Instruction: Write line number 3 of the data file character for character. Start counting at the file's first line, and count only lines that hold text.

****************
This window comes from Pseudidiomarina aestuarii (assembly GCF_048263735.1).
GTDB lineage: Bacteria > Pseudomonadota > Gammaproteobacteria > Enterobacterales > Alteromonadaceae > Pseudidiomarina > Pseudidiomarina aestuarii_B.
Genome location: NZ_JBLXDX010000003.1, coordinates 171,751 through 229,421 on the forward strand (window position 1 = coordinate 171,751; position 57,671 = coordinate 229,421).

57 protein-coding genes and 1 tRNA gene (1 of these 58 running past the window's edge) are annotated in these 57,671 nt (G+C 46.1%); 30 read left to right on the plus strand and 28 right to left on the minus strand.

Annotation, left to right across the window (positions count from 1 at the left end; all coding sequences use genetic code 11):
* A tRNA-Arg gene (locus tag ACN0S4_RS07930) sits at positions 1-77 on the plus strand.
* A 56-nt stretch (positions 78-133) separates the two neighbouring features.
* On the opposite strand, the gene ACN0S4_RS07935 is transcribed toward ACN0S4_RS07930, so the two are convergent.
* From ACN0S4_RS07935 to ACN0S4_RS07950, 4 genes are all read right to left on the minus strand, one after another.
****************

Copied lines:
Genome location: NZ_JBLXDX010000003.1, coordinates 171,751 through 229,421 on the forward strand (window position 1 = coordinate 171,751; position 57,671 = coordinate 229,421).